In recent months the world has been suffering one of the worst crises in history: COVID-19. This virus is greatly affecting the global economy and its ongoing impact is still uncertain in terms of size, depth and duration. Many expert economists indicate that the world economy is already in recession or depression. I would say that the world economy is in a Great Depression + 1, as the blow is not only to economic activity but also to humanity. The effect on the economic sector has become widespread and is accelerating every day without stopping. No one can escape this tragedy and it is a challenge that requires a global response. In an effort to control the economic and financial consequences of COVID-19, the first instinct is to look for precedents and remedies in previous crises such as the Great Depression (1929) and the Great Recession (2009). Can we learn from previous crises to combat COVID-19 or do we need to go further?

THE GREAT DEPRESSION – 1929

In 1929, the world was hit by the Great Depression which originated in the United States and lasted until 1941. The Great Depression began with the collapse of the U.S. stock market in October 1929 and caused dramatic declines in production, severe unemployment, acute deflation, and a financial crisis. It also caused a collapse of large financial institutions in Europe, such as the Austrian bank Credit-Anstalt in 1931, which had a domino impact on many banks on this continent (Bernanke, 2013). During this period, the real economy contracted in large quantities every year. During the first five years of the depression, the U.S. economy contracted by 50 percent, unemployment rose to 25 percent, deflation soared above 10 percent, and international trade collapsed by 65 percent. With respect to the financial sector, by 1933, 4,000 banks had failed. (Amadeo, 2020).

What caused this colossal calamity? According to Bernanke (2013) and Fiorello (2019), there were many different triggers with the main ones being the repercussions of World War I, problems with the international gold standard, the famous stock price bubble in the late 1920s and financial panic. The starting point was October 24, 1929, with the 11 percent fall of the Dow Jones, which generated a great deal of panic and impelled investors to sell their shares at an unprecedented rate. The Federal Reserve also failed to help the banks, and thousands of smaller ones collapsed. This was due in part to the fact that the Federal Reserve refused to create more cash as the money supply tightened. The Federal Reserve failed in this first challenge, by not using monetary policy aggressively to prevent deflation and the collapse of the economy, it did not adequately fulfill its role as a lender of last resort, leading to many bank failures.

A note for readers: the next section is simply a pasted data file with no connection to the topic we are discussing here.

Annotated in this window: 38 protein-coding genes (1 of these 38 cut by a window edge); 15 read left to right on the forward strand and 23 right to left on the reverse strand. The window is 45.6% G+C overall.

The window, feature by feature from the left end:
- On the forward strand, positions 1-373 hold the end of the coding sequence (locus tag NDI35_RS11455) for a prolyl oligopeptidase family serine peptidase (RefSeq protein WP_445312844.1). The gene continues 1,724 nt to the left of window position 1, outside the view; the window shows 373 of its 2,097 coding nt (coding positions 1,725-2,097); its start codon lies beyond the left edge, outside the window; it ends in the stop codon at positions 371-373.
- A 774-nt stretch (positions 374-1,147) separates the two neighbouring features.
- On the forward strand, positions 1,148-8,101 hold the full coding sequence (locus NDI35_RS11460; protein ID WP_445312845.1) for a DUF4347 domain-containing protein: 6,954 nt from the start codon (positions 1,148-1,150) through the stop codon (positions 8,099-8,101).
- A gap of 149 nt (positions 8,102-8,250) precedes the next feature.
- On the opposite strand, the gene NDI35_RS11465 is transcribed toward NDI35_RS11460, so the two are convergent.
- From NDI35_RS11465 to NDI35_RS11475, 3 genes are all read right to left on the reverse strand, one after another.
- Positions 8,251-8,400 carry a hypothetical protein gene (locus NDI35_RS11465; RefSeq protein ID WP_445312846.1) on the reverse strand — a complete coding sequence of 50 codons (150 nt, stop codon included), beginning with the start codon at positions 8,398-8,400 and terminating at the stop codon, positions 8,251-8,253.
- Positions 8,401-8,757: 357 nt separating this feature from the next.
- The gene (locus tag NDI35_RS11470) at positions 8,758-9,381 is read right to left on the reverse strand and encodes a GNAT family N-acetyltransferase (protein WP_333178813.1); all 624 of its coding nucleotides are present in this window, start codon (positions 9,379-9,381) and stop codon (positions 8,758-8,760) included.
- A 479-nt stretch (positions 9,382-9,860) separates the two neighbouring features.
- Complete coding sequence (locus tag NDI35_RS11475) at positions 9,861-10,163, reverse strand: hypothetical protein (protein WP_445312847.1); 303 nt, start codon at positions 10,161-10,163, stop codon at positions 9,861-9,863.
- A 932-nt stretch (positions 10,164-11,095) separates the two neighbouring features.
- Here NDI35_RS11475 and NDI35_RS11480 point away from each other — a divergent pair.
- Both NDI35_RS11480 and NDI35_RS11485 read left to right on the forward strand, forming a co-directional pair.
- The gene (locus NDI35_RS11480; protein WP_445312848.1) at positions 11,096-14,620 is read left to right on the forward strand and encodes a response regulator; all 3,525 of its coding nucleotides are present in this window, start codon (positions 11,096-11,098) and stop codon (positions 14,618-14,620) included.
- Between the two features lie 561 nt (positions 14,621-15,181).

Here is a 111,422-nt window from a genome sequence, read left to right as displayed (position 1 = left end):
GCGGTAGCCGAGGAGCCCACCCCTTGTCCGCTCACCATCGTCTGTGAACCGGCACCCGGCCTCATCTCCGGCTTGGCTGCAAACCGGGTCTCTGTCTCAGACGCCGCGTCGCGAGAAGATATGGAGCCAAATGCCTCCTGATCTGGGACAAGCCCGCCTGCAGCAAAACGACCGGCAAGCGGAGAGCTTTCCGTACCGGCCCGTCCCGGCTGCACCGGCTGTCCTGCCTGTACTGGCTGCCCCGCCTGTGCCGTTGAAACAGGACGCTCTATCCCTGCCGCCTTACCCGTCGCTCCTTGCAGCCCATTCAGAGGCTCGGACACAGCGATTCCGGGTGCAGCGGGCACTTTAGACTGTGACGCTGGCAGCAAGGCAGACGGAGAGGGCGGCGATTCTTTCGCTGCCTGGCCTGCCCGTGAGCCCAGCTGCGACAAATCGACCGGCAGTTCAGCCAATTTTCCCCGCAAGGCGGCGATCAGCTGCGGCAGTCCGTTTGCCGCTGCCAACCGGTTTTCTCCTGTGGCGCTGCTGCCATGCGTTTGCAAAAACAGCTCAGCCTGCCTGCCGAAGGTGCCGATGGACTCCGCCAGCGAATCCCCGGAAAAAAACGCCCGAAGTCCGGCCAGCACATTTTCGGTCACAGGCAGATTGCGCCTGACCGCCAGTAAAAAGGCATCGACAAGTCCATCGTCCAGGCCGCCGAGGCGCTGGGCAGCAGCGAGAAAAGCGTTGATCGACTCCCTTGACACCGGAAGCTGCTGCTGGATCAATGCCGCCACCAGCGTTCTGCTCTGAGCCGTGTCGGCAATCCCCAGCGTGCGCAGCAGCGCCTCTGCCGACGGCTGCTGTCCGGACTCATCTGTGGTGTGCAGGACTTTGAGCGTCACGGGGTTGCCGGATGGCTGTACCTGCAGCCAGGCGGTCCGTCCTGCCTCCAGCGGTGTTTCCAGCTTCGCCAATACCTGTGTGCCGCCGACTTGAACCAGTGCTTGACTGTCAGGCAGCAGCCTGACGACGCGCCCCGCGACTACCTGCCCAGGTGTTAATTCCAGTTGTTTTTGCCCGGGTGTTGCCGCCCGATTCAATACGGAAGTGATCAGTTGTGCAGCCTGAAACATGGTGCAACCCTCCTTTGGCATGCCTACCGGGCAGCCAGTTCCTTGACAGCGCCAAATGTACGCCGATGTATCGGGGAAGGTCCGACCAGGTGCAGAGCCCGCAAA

What ended the Great Depression? President Franklin Roosevelt’s rise to power and World War II. In 1933, Franklin Roosevelt came to power and he took a variety of actions to counteract the Great Depression. Firstly, he established deposit insurance in 1934. Secondly, he abandoned the use of the gold standard, which allowed the easing of monetary policy and the expansion of the money supply, thus ending deflation (Bernanke, 2013). All of the policies Roosevelt began to implement were part of what became known as the New Deal. Beginning in 1933, the New Deal focused on the economy, banks and farmers in an attempt to strengthen them. In 1935, this was followed with efforts aimed to help the poor and unemployed.

THE GREAT RECESSION – 2008/09

During the Great Recession, the U.S. economy and much of the world’s economy contracted. According to Bernanke (2013), the U.S. GDP fell by more than 5 percent, which meant a fairly deep recession. Unemployment rose to 10 percent putting 8.5 million people out of work. Many countries in the world were in the same situation. What caused the Great Recession? The vulnerabilities of the private and public sectors as well as the excessive indebtedness assumed by the period of Great Moderation (1985-2007) when the economy showed exceptionally stable business cycles.

Private vulnerabilities included the inability of banks to control their own risks, over-reliance on short-term financing and the increasing use of exotic financial instruments. With regard to public vulnerabilities, there was a legal vacuum in the supervision of the financial sector and government sponsorship of companies such as Fannie Mae and Freddie Mac, which were established by the United States Congress to support the housing industry, but operated with many loopholes and no strict rules to control mortgages. There were many exotic mortgages, which were often offered to people with no creditworthiness, low interest rates, long repayments and no backing. In addition, these mortgages were merged with other securities, which were distributed in different places and no one really knew where they were (Bernanke, 2013).

Therefore, a lot of uncertainty was created in the financial markets. There were a whole series of runs which generated enormous pressures on the major financial companies. Among them, Fannie and Freddie were found to be insolvent in September 2008, but were rescued by the Treasury with the approval of the United States Congress. Another affected company was Lehman Brothers which went bankrupt and caused a shock in the financial market (Commercial Papers). AIG, the world’s largest insurance company, is another that came very close to bankruptcy in October 2008, but was rescued by the Federal Reserve.

In December 2008, the conventional monetary policy was exhausted due to the fall of Federal Fund Rate to zero. The economy clearly needed additional support, an unconventional monetary policy, such as “large-scale asset purchase – LSAPs”, long term rates, forward guidance (communication of monetary policy). These policies focused on promoting growth and recovery of the economy. Finally, regulations in the financial area (Dodd-Frank Act) were enacted with the aim of closing the legal gaps that existed previously. (Bernanke, 2013)